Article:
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Grad School 101: How to use networking to strengthen your grad school application

When it comes to grad school, networking can give you much more than a foot in the door.
BY Mallika Khanna |   19-08-2019

Grad School 101

Networking isn’t technically a requirement for applying to graduate school, but it can really boost your chances of getting in if done right. You can get access to insider information, find people to follow while honing your work and even end up with someone rooting for you on the admissions committee. However, if networking is done wrong, you can come across as pushy or uninformed, and end up hampering, rather than boosting your chances.

What does networking even mean?

Often, the term networking comes with a lot of stigma attached, seen as diminishing the value of social interaction down to professional gains. But that’s only half the story. At its essence, networking is nothing more than the cultivation of a group of people with whom you can share and learn valuable information around a common interest. Don’t think of networking as a way to make yourself sound good. Think of it as a way to learn as much as you possibly can by asking questions and opening yourself up to hearing different points of view.

How can networking help me with applications?

There are three networks you can take advantage of while applying to grad school: first, the professors you want to work with; second, graduate students in departments you are applying to and third, people of interest in your field at large. Here is how you can form meaningful connections with them.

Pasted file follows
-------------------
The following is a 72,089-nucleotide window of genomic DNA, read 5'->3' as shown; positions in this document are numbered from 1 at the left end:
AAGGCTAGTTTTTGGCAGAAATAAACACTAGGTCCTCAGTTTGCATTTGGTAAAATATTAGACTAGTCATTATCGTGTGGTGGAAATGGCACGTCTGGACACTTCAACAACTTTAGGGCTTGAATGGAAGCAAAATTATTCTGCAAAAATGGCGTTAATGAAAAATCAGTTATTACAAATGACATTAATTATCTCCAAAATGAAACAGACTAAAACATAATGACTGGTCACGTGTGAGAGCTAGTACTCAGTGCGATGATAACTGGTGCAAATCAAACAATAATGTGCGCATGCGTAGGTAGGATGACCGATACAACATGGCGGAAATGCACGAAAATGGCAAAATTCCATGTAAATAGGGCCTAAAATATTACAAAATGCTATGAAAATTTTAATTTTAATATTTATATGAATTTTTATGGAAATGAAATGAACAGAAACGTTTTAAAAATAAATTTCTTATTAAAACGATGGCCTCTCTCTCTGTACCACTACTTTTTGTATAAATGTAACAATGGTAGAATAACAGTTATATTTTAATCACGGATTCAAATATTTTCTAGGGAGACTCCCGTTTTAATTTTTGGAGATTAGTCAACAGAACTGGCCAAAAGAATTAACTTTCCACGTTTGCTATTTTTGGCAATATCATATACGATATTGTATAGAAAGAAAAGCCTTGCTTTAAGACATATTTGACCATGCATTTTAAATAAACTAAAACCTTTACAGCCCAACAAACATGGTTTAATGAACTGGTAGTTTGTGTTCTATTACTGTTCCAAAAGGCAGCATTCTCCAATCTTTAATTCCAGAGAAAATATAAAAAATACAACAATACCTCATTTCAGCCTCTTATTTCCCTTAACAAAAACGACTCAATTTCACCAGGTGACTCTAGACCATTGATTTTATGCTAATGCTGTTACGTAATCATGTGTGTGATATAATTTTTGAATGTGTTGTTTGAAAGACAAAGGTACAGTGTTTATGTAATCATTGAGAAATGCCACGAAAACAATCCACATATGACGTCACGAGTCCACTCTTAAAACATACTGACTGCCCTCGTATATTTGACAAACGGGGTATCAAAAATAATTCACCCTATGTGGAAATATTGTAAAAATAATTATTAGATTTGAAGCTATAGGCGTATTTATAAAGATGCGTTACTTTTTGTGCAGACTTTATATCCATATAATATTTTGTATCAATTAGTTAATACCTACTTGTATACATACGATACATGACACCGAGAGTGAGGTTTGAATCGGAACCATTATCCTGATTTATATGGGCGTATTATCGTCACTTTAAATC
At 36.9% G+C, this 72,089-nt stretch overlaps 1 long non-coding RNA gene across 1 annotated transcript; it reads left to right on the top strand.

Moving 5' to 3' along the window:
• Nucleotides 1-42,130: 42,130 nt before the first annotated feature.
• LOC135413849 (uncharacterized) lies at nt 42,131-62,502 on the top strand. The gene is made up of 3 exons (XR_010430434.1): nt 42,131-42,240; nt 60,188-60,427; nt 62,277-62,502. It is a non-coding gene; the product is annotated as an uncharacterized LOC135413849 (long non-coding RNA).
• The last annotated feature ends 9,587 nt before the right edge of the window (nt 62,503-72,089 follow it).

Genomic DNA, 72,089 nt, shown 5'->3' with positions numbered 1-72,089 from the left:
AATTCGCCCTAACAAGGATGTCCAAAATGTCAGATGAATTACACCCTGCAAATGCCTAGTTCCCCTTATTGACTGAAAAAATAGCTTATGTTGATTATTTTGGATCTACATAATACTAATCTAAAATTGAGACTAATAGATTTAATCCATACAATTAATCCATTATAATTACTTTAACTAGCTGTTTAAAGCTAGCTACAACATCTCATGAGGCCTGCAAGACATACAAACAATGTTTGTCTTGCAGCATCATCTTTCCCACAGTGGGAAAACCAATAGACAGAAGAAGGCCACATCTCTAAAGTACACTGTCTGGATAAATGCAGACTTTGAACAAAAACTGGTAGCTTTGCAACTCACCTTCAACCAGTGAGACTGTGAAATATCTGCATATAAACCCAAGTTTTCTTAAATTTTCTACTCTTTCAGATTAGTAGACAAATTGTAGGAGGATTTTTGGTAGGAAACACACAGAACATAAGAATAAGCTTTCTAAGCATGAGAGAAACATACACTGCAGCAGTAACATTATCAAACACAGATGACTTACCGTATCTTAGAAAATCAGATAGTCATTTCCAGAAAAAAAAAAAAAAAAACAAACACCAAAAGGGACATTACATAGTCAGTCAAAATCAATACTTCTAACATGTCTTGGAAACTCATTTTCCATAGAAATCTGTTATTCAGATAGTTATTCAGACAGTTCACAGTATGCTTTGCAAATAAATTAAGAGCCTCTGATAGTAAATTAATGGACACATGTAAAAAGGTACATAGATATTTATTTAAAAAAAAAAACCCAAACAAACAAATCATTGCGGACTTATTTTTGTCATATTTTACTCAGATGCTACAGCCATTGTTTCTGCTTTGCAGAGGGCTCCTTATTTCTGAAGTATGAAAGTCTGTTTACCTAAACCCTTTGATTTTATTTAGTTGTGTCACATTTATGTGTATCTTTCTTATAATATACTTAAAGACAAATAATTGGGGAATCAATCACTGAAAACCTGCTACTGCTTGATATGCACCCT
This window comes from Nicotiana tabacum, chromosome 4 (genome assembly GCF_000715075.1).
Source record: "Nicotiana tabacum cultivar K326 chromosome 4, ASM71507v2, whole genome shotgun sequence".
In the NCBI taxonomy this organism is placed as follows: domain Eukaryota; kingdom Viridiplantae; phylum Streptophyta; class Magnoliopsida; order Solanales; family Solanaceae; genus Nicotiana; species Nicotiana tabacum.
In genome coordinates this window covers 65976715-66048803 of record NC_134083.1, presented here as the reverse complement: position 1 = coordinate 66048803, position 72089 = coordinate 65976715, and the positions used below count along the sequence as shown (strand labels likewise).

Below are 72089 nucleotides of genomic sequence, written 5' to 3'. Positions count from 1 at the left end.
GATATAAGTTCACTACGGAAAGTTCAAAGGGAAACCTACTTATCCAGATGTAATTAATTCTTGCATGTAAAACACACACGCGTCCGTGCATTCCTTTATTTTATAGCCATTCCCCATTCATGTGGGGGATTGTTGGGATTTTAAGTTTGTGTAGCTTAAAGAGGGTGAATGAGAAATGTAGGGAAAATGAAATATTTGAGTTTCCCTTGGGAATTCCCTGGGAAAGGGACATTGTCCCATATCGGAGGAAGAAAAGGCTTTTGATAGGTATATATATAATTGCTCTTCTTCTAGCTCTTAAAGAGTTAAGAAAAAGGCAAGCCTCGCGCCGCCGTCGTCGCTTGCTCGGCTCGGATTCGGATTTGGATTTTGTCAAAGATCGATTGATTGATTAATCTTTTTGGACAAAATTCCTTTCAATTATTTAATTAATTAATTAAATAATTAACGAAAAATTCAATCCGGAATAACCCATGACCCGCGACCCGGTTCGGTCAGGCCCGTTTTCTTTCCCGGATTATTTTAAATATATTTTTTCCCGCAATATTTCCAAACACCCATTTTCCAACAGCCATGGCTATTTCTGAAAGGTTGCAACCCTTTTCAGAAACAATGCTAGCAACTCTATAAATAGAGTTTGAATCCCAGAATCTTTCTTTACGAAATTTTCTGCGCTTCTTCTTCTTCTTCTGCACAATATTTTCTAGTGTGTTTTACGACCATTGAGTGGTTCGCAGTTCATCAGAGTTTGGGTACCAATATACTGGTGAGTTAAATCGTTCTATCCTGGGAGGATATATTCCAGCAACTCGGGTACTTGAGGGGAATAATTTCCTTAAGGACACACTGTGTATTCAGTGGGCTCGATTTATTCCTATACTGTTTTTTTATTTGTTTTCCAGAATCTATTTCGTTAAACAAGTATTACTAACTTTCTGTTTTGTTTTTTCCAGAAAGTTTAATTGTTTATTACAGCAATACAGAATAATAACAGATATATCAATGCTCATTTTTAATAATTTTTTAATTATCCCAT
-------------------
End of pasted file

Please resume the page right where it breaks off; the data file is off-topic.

Cultivate relationships with professors

Depending on the program you’re applying to, you may have already been told to reach out to professors in prospective departments. If you have a professor in your undergraduate program who happens to know the people you want to work with, ask to be put in touch with them. With professors you don’t have a referral for, an email is the way to go.

Before you reach out to professors, make sure you’ve done all your groundwork. Read up on the program, familiarize yourself with their work and find common ground between your interests and theirs. Nothing is more off-putting than a generic and under researched email. Avoid asking questions to which answers can easily be found on the department’s website or social pages. Instead, tailor your email to each individual professor, referencing your interest in their work and what you might bring to the program whenever possible.

A word of warning: professors get a LOT of emails from prospective candidates for their program. Consequently, quite often, they send out a generic response thanking the candidates for their interest and asking them to reach out to the program director or other graduate students. It is equally common for them to not respond at all.

If this happens to you, it’s ok to send a follow up once after a couple of weeks have passed. Please don’t be accusatory- no matter how frustrating it is to not hear back, it’s still not enough reason to badger professors who might be deciding whether you end up in their department or not.